I have an NO Priest friend (who's learning the TLM) who always wears cassock and biretta on the street, except when he's jogging. Then he wears sweats or modest shorts and tee shirt. Saw him one day and started laughing. He said, laughing also, 'Don't look!" :laughing:

Your NO Priest friend says Low Mass every Saturday.  Is he learning Sung Masses?
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#17
(08-31-2009, 08:01 PM)WhollyRoaminCatholic Wrote:
(08-31-2009, 02:07 PM)jovan66102 Wrote:
(08-31-2009, 01:56 PM)CanadianCatholic Wrote: OUr priests will wera there cassocks most of the times, theres been the odd time i have seen them in pants and shirt, but always the collar

I have an NO Priest friend (who's learning the TLM) who always wears cassock and biretta on the street, except when he's jogging. Then he wears sweats or modest shorts and tee shirt. Saw him one day and started laughing. He said, laughing also, 'Don't look!" :laughing:

Your NO Priest friend says Low Mass every Saturday.  Is he learning Sung Masses?

Not sure, but I've served him when he sang the NO in Latin, so it shouldn't be much of a jump. Is he back in the city?
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#18
(08-31-2009, 08:04 PM)jovan66102 Wrote:
(08-31-2009, 08:01 PM)WhollyRoaminCatholic Wrote:
(08-31-2009, 02:07 PM)jovan66102 Wrote:
(08-31-2009, 01:56 PM)CanadianCatholic Wrote: OUr priests will wera there cassocks most of the times, theres been the odd time i have seen them in pants and shirt, but always the collar

I have an NO Priest friend (who's learning the TLM) who always wears cassock and biretta on the street, except when he's jogging. Then he wears sweats or modest shorts and tee shirt. Saw him one day and started laughing. He said, laughing also, 'Don't look!" :laughing:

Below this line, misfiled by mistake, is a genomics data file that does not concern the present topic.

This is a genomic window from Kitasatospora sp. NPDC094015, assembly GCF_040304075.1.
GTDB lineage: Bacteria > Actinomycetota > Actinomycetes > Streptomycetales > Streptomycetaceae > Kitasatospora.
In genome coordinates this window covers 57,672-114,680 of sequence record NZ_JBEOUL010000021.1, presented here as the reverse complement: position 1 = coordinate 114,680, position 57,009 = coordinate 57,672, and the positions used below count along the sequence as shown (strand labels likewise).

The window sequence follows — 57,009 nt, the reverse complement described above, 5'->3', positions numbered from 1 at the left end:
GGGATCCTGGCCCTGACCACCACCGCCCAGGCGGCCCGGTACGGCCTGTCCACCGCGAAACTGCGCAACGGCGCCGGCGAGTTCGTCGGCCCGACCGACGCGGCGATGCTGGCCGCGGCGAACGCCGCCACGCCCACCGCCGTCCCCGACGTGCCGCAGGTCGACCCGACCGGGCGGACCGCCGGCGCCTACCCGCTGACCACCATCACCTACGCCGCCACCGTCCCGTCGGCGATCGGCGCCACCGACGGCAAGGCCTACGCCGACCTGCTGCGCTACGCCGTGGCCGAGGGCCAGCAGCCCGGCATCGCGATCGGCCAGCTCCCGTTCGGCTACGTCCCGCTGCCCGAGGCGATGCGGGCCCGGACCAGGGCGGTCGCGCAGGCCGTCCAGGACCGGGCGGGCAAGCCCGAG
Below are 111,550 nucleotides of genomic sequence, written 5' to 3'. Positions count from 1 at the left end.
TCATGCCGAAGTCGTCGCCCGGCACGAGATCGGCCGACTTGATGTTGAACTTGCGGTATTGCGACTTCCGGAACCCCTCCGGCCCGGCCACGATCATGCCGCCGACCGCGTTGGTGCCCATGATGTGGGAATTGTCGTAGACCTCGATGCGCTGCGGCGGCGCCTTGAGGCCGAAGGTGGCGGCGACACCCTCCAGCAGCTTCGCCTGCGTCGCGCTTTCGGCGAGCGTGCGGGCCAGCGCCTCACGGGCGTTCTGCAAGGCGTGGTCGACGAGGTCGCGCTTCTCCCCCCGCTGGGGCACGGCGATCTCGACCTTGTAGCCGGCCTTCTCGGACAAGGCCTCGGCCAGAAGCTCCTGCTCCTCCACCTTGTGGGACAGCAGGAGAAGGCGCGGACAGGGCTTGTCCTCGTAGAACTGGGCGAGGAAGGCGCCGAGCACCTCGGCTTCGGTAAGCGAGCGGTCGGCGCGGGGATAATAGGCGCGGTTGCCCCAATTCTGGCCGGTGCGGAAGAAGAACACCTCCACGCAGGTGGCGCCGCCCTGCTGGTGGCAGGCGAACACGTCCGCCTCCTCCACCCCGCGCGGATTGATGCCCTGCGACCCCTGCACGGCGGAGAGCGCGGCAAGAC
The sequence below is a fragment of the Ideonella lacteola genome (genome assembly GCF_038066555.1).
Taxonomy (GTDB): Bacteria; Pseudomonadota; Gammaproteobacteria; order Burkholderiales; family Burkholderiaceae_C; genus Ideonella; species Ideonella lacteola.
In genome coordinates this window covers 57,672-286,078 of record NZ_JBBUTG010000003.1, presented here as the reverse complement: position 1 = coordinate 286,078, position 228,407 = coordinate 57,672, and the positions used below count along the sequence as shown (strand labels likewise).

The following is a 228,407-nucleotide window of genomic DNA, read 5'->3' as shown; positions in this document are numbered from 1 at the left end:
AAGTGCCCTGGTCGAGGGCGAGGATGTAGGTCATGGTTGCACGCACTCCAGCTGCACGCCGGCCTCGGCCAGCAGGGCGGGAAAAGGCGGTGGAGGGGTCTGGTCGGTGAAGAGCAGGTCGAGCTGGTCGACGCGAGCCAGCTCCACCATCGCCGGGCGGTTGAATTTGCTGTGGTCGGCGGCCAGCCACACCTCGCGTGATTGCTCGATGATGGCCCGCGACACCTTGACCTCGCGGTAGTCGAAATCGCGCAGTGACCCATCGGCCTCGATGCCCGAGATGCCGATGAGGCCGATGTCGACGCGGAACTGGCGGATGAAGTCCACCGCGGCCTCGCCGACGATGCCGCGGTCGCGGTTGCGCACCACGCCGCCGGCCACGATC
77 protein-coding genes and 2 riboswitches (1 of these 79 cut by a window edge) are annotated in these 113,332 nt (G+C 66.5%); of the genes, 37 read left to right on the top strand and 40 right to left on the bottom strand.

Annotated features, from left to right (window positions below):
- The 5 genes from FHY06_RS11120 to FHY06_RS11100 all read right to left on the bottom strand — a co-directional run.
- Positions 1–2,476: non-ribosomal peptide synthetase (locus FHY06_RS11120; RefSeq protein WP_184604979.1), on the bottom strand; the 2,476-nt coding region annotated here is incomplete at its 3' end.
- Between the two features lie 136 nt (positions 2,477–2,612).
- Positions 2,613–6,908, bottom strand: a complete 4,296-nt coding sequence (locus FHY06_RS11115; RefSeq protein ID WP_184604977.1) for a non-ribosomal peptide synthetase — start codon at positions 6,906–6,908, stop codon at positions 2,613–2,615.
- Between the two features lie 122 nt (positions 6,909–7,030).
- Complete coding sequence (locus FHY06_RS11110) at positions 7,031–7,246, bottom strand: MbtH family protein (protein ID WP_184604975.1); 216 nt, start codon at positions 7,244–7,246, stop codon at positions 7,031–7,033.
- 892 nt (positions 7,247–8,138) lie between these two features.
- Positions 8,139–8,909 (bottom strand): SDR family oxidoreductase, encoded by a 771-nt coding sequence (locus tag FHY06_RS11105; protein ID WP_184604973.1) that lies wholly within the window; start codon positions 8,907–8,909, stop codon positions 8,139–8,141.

Your NO Priest friend says Low Mass every Saturday.  Is he learning Sung Masses?

Not sure, but I've served him when he sang the NO in Latin, so it shouldn't be much of a jump. Is he back in the city?

No, he's got a few more years in his country tour of pastoring 2 parishes at once.  Then probably a stint in the Western part of the Archdiocese before he gets back to civilization.  You know how it goes.

(This is purely conjecture)
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#19
(08-31-2009, 12:57 PM)Carthusian Wrote: How often do/should priests wear the cassock or the collar?  What was traditionally done?  Outside of the church grounds, how often do priests wear priestly garb?

I don't know offhand of any rule. I know that up through the 1970s, I never saw a priest without his collar. Or a nun without a habit. But that may have just been good luck.

Sadly, many priests shed the clerics if they're not doing "priesty" stuff. I can understand it if they're gardening or washing the car, or anything else that requires "grubbies." But I remember stopping by the rectory a few years ago to take care of something with the pastor. He was in his office, during normal office hours. Unless you knew him, you'd never know he was a priest! He was "at work" (leaving aside the whole issue that the priesthood is a vocation and not a job) That doesn't cut it with me. I wear a uniform at work. Mailmen do too. And cops. And firemen. Most retail clerks wear a  smock or a vest. Even the barrista at the coffee house wears an apron. Why not priests?

Then again, another priest I know who does wear his clerics a lot, told our Bible study that he was flying out of state for a week and wouldn't be there next week. When someone asked if he wore his collar, since it might help him get a free upgrade, he said, "No! I never wear my collar when I fly. I'll always get stuck next to someone who loves Catholic priests or hates Catholic priests, and either way, they'll talk at me the whole time!" 
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#20
A priest from my former NO parish is frequently out in public in his tennis shorts and a golf shirt.  I once saw him dining in a restaurant with a woman and he was attired like that.  I cannot for the life of me imagine any SSPX priest EVER doing such a thing.  (Either dressing like that OR doing out to dinner alone with one woman.)  But then, they know what it means to be a priest and they always remember who they are and whom they represent. :pray2: